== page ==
Posted Jul 06, 2006 02:07 PM
Well to start things off alot of people experince things such as losing picks, cables not working due to guitarists/bassists leaving the cable in the jack, blown out speakers, broken strings due to hard playing etc, and putting the guitar/bass up against the amplifer coming back and its on the floor, neck all cracked and destoryed.
Well those are some examples of the terrible things guitarist's and bassist's do on a regular basis, and when this bad event does occur, they forget it happened and everything starts all over again.
Pick Organizing: I know it's hard, but try your best not to lose your picks, when your done playing, put them in a place such as a cup or a coffe mug for instance. That way you can save money on a vet bill considering your dog eats guitar picks, or just put them in a cup or mug as stated before, an put the cup or any other thing you may use next to your amp or guitars. Picks are almost always lost, nothing you can really do, but hey, thats a small tip for some people who keep going to guitar center or sam ash every weekend for new picks and such.
Take Your Cable Out Of Your Guitar! Alot of people i talked to through the years keep their cables in there guitar while playing, and stand the guitar/bass up against the amp, not knowing the damage your doing to the guitar input jack and the cable itself. I even made this mistake alot of times, making trips to the music store and letting them fix it for you is not always fun, so please take all cables out of the input jacks. Hang your cables up somewere when your done, this can also reduce the cable from becoming tangled and distorted.
Dont Turn The Volume All The Way Up: Unless your Steve Vai or Mark Tremonti, not everyone wants to hear you playing. And obviously not to burn or blow the speaker(s) out. Put it at a level which you can hear it perfectly, not loud enough to blow peoples ears off.
Put Your Guitar On A Stand When Done Playing: Or for some hang it back on the wall. This is the most obvious one, but dont put your Gibson Custom Shop Les Paul against the amp, i know, i know, it will only be a few seconds till you play again, but it can be that fast till you see a nice crack in the neck or another horrfic sight. If your playing, and want to stop for only a short time, lay it down on a bed, carpet, or support it with a pillow at the headstock, and a pillow at the end of the body.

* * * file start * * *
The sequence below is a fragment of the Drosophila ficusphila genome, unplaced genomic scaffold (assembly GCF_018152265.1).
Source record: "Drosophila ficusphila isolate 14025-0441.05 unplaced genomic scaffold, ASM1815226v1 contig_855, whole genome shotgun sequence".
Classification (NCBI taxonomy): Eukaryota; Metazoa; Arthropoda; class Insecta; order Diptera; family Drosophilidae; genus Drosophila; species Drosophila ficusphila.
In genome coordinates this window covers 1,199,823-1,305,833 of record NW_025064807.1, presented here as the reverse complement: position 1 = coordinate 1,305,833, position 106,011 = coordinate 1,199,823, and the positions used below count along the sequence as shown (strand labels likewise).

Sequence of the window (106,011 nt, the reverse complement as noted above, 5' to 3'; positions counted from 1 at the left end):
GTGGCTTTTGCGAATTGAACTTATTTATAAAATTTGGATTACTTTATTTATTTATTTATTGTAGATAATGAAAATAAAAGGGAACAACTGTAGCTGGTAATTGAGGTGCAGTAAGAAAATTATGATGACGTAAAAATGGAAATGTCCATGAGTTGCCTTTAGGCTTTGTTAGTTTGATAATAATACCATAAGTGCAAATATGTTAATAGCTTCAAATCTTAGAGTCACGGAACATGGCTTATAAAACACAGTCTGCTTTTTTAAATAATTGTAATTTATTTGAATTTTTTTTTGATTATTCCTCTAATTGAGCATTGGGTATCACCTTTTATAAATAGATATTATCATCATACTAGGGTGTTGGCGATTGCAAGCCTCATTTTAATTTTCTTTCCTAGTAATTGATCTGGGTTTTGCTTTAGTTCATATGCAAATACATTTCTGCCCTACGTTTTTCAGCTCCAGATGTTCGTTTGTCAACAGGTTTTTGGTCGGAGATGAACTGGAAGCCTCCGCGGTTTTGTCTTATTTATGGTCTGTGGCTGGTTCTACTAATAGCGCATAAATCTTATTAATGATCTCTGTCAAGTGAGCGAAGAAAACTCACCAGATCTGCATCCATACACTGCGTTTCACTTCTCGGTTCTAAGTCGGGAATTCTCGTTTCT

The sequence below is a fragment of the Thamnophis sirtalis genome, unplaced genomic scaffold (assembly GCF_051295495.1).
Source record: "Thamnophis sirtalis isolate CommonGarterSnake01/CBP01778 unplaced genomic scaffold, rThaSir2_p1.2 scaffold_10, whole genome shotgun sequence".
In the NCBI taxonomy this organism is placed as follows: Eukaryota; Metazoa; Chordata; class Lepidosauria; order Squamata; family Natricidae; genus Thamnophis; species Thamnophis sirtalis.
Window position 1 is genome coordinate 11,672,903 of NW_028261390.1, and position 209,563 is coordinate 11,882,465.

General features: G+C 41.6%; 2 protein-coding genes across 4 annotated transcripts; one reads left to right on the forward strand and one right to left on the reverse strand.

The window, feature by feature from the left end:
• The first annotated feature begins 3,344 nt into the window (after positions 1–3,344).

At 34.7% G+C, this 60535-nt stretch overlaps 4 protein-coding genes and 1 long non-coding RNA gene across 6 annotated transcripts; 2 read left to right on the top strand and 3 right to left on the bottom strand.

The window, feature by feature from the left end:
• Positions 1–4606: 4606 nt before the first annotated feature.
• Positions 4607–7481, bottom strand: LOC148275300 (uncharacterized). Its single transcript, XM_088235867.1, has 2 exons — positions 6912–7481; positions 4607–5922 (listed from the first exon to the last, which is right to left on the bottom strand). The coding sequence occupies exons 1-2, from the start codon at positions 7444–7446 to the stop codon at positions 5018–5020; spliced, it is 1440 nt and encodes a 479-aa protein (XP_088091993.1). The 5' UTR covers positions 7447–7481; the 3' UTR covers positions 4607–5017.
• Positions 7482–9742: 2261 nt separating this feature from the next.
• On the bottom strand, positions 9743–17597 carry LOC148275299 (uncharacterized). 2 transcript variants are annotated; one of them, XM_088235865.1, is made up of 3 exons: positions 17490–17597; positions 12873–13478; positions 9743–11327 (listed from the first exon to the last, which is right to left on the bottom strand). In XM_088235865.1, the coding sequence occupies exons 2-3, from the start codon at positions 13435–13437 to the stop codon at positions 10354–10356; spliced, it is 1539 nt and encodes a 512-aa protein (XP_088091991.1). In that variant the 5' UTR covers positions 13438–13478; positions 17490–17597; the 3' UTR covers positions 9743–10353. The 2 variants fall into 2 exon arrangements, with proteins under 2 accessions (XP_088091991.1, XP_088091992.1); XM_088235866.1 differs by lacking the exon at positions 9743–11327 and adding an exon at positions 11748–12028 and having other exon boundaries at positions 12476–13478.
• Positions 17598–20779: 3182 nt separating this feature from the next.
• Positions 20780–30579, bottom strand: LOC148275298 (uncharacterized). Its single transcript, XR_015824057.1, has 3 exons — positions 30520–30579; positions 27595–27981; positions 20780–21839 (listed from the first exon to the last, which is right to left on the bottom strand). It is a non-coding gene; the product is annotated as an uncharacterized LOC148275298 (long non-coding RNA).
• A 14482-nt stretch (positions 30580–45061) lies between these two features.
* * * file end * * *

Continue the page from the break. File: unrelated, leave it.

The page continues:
Don't Keep Strings On For 8 Months At A Time: Unless you have strings made from God, try your best not to keep them on for a while. Its not good for the neck, and obviously the guitar/bass will sound terrible, and future tuning problems may occur. When the first time your strings sound " dull " or not as bright as you got them, either clean them, boil them in water, or best of all change them! Now for us bassist's, its not always fun considering bass strings are more expensive then guitar strings.
Clean Your Guitar/bass Every So Often: Title says it all, clean your instrument! Residue and build up can get near the nut and in the frets producing a terrible sound. Stores sell guitar polish, fretboard cleaner, and other " methods " of cleaning. Try cleaning it only as much as you can, the fretboard can get annoying because you have to take all the strings off, and such. But hey, deal with it, it will sound better than it did 20 minutes ago!
Have A Sturdy Strap: A short portion of this article, but might be one of the most important, have a sturdy strap, i've seen people, kids, adults in general, who had weak un-reliable straps, which always fell and you guess what happens when they fall. Not a fun experince or not a nice sight at all.
Sure, some people get a strap designed by Joe Satriani, with sturdyness and very cool graphics. But some people buy straps beacuse of looks, not beacuse of how reliable they will be. So please try straps on your guitar/bass and see how they work!
This article is very basic, and consists of alot of common sense. But theres always people who dont take care of their instruments as well as they should be, and i would like to dedicate this whole entire article to them. Hope it helped some people in ways of maintaing a " healthy" rig.